National Retail Properties (NYSE:NNN) reported a solid fourth quarter that saw shares rise materially on the day. Since bond prices were also rallying, the increase in share price appears to be influenced by a mix of the increased guidance for FFO in 2016 and the appreciation in high quality triple net lease REITs which rallied with treasuries.
Fourth quarter AFFO came in at $.57 per share which was in line with analyst estimates and easily covered the most recent quarterly dividend of $.435 per share. Portfolio occupancy, an important factor for the performance of a REIT, was 99.1% at the end of the year and at the end of September 2015. At the end of 2014 it was "only" 98.6%.
During the year they also secured a substantial amount of new financing with $328 million raised from issuing new shares and $395 million raised from issuing notes paying 4% interest with a ten year maturity. The combination indicates a shift to using slightly more debt financing which should strengthen the growth rate in non-GAAP metrics like FFO per share. They invested $726 million in 221 new properties, which is extremely similar to the total amount of capital they raised. Effectively they were doing a solid job of raising capital and putting it to work in investments that would earn a higher return than what was indicated by their current capital structure. In addition, they paid off a loan for $150 million that was bearing interest at 6.15%. Since the loan was replaced with a larger loan at a lower rate, the net impact should be favorable for shareholders.
At the end of the year they also had $650 million available on bank credit facilities which should provide them with substantial negotiating power to work on finding new deals in a market where most companies are seeing share prices tank as the United States grapples with the concept of another recession. The high level of available funding is critical to management's ability to effectively negotiate attractive purchases because it allows them to close on deals without a substantial delay. If that credit facility is used in the near future, I wouldn't be surprised to hear the company announce issuance of new shares to pay off the loan so they would have it available for further negotiations.
FFO Yield and AFFO Yield
At the current prices with the full year figures finally known, NNN is trading at an FFO yield of 4.66% and an AFFO yield of 4.91%. It is worth noting that Realty Income Corporation (NYSE:O) is also trading at an FFO yield of 4.66% presently. However, if we use recurring FFO the value for FFO yield would rise to 4.82%. A substantial difference in these values was a tax charge associated with the change of the status of some subsidiaries. This was a non-recurring charge, but it did not fall under the costs that are typically added back to compute FFO.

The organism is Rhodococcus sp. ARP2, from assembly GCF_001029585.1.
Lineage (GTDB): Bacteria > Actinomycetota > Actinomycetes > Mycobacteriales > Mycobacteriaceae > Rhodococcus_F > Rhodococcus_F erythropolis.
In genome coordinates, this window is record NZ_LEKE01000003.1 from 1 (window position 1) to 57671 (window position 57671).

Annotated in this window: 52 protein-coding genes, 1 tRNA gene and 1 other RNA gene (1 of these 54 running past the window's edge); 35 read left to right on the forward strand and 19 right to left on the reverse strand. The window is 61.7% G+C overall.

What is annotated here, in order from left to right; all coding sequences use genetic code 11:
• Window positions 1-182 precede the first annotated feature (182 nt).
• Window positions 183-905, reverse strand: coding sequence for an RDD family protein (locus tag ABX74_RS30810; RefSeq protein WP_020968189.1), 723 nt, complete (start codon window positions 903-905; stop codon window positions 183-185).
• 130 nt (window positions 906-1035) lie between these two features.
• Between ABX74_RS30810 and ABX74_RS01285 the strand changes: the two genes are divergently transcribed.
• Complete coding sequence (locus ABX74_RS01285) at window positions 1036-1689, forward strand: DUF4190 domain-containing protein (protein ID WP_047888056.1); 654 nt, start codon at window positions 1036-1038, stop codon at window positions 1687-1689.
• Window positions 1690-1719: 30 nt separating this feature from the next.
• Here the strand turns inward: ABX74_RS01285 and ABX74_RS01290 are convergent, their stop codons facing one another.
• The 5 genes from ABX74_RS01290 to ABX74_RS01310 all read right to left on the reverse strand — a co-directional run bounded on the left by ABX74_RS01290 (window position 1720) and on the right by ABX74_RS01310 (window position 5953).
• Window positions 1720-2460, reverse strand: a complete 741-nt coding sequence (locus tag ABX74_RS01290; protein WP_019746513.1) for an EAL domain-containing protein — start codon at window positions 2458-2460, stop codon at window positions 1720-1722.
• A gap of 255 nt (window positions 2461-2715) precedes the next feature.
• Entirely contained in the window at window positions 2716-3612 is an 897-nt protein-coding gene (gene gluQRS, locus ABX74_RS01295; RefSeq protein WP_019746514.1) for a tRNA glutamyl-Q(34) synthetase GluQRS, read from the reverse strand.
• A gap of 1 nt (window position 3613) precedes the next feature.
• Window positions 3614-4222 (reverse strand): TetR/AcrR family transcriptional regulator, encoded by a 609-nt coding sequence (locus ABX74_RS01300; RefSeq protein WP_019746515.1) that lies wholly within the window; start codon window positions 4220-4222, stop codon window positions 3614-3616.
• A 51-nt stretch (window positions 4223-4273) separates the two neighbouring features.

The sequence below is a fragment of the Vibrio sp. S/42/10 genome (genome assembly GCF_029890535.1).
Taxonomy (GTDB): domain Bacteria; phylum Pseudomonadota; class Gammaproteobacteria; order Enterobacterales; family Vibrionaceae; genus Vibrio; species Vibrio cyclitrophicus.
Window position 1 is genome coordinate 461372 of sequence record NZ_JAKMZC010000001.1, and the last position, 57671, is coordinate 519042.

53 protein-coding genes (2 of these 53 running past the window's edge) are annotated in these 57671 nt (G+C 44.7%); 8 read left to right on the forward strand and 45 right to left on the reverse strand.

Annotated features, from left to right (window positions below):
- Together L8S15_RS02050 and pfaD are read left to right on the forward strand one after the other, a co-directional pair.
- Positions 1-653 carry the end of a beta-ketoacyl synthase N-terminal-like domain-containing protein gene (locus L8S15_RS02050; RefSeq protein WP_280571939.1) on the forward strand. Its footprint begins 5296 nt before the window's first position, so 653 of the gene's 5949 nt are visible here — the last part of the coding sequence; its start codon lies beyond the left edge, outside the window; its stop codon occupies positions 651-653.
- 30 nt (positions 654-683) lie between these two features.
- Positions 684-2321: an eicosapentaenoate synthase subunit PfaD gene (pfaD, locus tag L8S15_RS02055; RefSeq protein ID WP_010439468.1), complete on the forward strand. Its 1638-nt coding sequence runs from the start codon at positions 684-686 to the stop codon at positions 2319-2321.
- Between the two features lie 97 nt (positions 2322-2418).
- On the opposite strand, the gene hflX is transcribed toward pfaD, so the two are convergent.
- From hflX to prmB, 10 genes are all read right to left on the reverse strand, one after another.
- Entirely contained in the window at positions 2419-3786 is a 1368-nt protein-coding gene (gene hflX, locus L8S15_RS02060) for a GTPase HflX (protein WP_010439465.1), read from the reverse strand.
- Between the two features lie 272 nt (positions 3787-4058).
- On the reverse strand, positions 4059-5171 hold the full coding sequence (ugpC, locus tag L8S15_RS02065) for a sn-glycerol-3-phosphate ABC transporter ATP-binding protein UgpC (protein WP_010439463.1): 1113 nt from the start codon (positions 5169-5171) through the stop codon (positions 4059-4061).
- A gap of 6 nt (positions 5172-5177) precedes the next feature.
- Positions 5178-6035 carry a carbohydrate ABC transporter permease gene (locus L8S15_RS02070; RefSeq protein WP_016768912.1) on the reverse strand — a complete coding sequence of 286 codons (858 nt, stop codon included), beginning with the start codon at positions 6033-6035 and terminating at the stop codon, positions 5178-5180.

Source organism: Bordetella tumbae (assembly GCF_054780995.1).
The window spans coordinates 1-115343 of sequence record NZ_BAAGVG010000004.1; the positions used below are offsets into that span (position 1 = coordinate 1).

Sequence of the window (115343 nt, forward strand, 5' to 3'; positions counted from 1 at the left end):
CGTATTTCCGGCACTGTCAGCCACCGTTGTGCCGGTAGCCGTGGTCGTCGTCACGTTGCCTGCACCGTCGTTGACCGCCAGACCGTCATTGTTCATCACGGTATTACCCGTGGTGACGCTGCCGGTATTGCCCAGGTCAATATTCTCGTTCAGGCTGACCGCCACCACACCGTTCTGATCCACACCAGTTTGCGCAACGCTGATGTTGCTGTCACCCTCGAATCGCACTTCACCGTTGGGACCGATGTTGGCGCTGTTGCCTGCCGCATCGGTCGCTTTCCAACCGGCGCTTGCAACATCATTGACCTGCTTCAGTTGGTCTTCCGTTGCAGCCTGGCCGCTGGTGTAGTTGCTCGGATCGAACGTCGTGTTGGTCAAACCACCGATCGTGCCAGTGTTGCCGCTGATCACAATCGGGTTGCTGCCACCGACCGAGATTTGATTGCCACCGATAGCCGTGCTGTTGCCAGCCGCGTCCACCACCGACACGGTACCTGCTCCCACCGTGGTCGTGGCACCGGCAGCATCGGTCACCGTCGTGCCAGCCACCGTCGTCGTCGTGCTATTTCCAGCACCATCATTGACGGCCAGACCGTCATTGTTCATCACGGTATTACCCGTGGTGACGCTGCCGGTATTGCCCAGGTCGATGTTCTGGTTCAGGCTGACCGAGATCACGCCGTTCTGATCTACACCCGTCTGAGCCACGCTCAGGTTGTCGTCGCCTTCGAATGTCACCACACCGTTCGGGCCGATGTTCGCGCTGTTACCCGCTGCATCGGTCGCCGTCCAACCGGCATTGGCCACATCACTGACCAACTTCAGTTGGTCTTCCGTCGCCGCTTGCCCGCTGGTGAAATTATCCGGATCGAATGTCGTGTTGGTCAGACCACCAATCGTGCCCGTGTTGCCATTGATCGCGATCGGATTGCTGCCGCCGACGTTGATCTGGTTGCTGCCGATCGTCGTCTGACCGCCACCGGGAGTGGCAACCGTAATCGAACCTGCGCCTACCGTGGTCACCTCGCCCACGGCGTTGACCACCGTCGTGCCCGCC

All around I think the recurring FFO value here is more relevant to the long term projections for the company because I see no reason to expect the other charge to recur.
The best of breed triple net lease REITs have been on a tear in January as they soared with treasury prices. Several REITs have suffered substantially so far this year; it just hasn't been an issue for National Retail Properties, Realty Income Corp, or STORE Capital (NYSE:STOR). There are probably a few others I've left out that deserve mention. These are simply the three that I keep at the top of my list as best of breed candidates.
Despite the exceptional quality of NNN's business and the revenues that I believe are highly sustainable, I'm becoming concerned about share prices. I love the business model for NNN, but there is substantial risk of a dip in bond prices that would send yields climbing and that could cause these REITs to take a hit.
NNN had a solid fourth quarter where they met analyst estimates on AFFO. Their FFO yield metrics will look relatively weaker due to the inclusion of non-recurring charges, so I would prefer the recurring FFO metrics for analysis. While the rest of the economy has been tanking, a few select REITs have delivered excellent performance. They have rallied in line with treasuries, but the yields are reaching low levels due to the strong price performance.
In short, the company has done precisely what they should be doing. They managed the portfolio intelligently and kept vacancies to a minimum. They issued equity and debt at prices and yields that were attractively relative to what they could earn on new investments made with the capital. Their emphasis on quality tenants allows them to trade at a premium when most of the market is selling off, but the decreasing yields should be on each investor's mind. I'm long NNN and STOR, but I'm contemplating the max price I'm willing to hold through.
Disclosure: I am/we are long NNN, STOR.
I wrote this article myself, and it expresses my own opinions. I am not receiving compensation for it (other than from Seeking Alpha). I have no business relationship with any company whose stock is mentioned in this article.
Additional disclosure: Information in this article represents the opinion of the analyst. All statements are represented as opinions, rather than facts, and should not be construed as advice to buy or sell a security. Ratings of “outperform” and “underperform” reflect the analyst’s estimation of a divergence between the market value for a security and the price that would be appropriate given the potential for risks and returns relative to other securities. The analyst does not know your particular objectives for returns or constraints upon investing. All investors are encouraged to do their own research before making any investment decision. Information is regularly obtained from Yahoo Finance, Google Finance, and SEC Database. If Yahoo, Google, or the SEC database contained faulty or old information it could be incorporated into my analysis.